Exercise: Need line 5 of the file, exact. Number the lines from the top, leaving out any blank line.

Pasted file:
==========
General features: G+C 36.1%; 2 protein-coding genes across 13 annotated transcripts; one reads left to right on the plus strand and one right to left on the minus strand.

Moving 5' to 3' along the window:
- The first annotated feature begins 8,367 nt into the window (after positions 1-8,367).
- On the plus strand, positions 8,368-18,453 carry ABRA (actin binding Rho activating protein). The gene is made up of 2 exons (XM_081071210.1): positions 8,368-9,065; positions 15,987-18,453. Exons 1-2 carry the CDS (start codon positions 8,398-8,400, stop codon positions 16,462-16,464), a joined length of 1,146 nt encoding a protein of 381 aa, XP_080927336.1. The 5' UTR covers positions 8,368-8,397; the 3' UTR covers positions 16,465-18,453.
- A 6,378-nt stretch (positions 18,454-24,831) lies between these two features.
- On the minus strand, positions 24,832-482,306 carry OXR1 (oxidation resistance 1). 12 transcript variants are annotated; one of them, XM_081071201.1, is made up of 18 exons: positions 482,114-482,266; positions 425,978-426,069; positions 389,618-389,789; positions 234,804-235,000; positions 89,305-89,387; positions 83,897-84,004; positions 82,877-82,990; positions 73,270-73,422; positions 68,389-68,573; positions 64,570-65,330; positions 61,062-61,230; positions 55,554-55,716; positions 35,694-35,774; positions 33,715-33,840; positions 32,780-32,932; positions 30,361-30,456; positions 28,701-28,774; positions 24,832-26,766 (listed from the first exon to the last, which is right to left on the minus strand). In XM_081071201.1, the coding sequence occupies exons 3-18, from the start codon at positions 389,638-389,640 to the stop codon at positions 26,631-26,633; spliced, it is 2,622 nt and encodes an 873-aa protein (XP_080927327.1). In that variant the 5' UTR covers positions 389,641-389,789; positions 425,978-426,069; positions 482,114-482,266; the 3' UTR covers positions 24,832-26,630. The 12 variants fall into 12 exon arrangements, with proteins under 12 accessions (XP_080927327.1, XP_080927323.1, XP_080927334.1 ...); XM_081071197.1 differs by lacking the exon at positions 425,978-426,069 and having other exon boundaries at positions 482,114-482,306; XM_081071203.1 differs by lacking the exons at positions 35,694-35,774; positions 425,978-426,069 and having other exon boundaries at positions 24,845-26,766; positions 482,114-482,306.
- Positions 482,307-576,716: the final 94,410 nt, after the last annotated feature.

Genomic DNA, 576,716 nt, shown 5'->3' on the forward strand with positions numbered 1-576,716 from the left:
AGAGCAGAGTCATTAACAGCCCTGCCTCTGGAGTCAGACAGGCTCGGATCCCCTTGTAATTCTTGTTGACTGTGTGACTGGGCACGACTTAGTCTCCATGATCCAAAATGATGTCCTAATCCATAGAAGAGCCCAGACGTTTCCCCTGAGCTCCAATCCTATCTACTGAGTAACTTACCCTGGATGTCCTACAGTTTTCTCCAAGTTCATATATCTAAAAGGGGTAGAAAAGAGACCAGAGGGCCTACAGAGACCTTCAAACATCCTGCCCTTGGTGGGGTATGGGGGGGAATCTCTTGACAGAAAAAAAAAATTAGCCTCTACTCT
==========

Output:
- A 6,378-nt stretch (positions 18,454-24,831) lies between these two features.